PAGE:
Be proactive during World Alzheimer’s Month

Alzheimer’s disease is poised to be the biggest senior health issue facing the global community in the coming years. According to the World Health Organization, the number of people living with Alzheimer’s is expected to triple by 2050 to about 115 million. In an effort to raise awareness of the growing threat posed by the disease, September is recognized as World Alzheimer’s Month in communities around the globe. Seniors should use this time as a chance to take proactive steps against the disease, and there are a number of ways for them to do so.

Keep moving
For a large number of reasons, physical activity is an important part of healthy aging. It can help seniors prevent falls, improve heart health and even alleviate arthritis pain. But perhaps most significantly, it has shown to reduce the chances of developing Alzheimer’s disease and dementia. Experts say the benefits stem from the fact that aerobic exercise promotes improved blood flow to the brain, which encourages cell growth and improves brain function. Thirty minutes a day is often considered enough for seniors to reap the benefits, according to the Mayo Clinic.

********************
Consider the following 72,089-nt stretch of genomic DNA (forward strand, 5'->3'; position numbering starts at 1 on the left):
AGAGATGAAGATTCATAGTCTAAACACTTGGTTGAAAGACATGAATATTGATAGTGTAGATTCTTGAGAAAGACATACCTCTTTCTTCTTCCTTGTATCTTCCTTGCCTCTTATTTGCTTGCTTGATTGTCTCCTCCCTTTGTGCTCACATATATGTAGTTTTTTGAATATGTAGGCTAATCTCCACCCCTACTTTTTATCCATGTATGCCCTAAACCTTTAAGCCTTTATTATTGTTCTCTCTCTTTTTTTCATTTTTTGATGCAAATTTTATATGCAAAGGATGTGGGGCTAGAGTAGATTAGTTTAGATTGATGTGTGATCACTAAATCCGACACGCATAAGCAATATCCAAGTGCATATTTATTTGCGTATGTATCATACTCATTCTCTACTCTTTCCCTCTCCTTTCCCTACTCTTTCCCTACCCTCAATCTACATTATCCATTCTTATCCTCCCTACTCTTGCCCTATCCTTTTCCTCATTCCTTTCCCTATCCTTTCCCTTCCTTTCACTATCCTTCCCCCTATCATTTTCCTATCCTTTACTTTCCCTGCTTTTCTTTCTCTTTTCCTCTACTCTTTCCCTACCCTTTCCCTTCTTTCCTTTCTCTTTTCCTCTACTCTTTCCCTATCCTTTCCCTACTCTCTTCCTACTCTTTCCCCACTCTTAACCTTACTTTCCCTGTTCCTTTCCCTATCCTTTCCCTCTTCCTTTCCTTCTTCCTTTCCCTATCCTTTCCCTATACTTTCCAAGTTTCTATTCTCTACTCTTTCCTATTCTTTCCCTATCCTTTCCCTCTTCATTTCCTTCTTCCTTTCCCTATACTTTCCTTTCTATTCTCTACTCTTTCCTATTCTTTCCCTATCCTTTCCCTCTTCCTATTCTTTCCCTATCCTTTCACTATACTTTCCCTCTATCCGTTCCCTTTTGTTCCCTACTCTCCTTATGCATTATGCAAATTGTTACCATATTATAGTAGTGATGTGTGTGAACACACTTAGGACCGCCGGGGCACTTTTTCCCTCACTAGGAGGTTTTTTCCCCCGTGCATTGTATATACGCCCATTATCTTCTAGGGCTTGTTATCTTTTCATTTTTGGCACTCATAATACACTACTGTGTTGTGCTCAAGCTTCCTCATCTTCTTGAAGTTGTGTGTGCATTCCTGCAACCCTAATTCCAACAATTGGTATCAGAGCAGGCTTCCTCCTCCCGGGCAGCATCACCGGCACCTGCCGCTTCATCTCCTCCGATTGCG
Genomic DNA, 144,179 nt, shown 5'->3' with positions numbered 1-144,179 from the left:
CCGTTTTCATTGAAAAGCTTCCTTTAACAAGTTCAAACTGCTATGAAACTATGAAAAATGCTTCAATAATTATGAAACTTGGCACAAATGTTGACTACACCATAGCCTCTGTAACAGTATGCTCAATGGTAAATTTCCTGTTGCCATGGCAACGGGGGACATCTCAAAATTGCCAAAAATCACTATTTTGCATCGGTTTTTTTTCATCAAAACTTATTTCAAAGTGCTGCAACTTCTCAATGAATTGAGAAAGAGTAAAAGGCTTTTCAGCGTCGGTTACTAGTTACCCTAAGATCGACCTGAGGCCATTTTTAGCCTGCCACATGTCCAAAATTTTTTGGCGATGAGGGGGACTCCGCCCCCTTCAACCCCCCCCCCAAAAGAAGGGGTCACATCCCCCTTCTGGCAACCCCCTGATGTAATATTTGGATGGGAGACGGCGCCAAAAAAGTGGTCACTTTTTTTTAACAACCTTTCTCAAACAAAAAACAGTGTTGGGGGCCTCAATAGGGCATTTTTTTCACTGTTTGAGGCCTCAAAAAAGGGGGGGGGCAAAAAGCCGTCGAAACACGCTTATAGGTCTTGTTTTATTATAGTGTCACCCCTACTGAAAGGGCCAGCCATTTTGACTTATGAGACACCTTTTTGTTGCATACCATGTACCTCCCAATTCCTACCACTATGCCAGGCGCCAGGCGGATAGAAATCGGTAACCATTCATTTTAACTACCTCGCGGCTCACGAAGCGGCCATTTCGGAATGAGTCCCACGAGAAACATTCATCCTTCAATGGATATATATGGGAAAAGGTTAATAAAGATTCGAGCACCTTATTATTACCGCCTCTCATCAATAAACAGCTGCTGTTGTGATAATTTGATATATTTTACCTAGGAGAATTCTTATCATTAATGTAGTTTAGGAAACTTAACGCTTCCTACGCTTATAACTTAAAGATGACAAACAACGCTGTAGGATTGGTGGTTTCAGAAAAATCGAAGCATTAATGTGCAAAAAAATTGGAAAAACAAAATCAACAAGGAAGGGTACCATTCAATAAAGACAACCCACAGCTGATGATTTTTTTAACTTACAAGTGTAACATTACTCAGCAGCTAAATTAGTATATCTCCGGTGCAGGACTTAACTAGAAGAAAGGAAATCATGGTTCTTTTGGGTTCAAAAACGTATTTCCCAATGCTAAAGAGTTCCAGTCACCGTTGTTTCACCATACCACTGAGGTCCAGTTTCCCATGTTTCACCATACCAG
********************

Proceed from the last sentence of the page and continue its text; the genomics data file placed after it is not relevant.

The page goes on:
Better sleep
Much like exercise, a good night’s rest is a crucial part of healthy living for people of all ages, and recent research seems to suggest the quality of one’s shut-eye could be an early indicator of Alzheimer’s disease. One study, conducted by scientists at the Washington University School in St. Louis and released earlier this year found that sleep loss may be one of the earliest symptoms of Alzheimer’s, even before issues with memory start to present themselves.

Eat the right food
A healthy diet has many well-known benefits, but one of the less publicized advantages of a nutritious meal is that it could protect against Alzheimer’s and dementia. There are a few foods in particular that can maintain brain health, but those high in omega-3 fatty acids are some of the best options. This includes choices such as salmon, walnuts and hazelnuts. Certain berries, which are high in polyphenols, are also good options.

“You can’t go wrong if a food has the word ‘berry’ in the name,” said Dr. Paul Nussbaum,. “Strawberries, blueberries, cranberries- they’re all good for your brain.”